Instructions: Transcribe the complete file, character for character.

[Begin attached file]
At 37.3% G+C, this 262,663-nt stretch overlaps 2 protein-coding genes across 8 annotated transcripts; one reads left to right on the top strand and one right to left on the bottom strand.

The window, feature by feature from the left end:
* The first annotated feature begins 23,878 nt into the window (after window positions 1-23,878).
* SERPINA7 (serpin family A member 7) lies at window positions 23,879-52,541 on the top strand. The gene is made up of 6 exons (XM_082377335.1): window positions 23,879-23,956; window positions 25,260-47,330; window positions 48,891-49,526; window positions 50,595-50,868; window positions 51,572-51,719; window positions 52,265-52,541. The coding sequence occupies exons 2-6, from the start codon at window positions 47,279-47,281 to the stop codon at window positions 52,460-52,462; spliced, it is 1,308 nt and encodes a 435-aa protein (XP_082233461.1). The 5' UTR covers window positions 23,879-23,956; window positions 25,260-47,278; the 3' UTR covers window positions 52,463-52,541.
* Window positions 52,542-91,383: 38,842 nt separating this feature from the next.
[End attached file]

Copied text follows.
At 37.3% G+C, this 262,663-nt stretch overlaps 2 protein-coding genes across 8 annotated transcripts; one reads left to right on the top strand and one right to left on the bottom strand.

The window, feature by feature from the left end:
* The first annotated feature begins 23,878 nt into the window (after window positions 1-23,878).
* SERPINA7 (serpin family A member 7) lies at window positions 23,879-52,541 on the top strand. The gene is made up of 6 exons (XM_082377335.1): window positions 23,879-23,956; window positions 25,260-47,330; window positions 48,891-49,526; window positions 50,595-50,868; window positions 51,572-51,719; window positions 52,265-52,541. The coding sequence occupies exons 2-6, from the start codon at window positions 47,279-47,281 to the stop codon at window positions 52,460-52,462; spliced, it is 1,308 nt and encodes a 435-aa protein (XP_082233461.1). The 5' UTR covers window positions 23,879-23,956; window positions 25,260-47,278; the 3' UTR covers window positions 52,463-52,541.
* Window positions 52,542-91,383: 38,842 nt separating this feature from the next.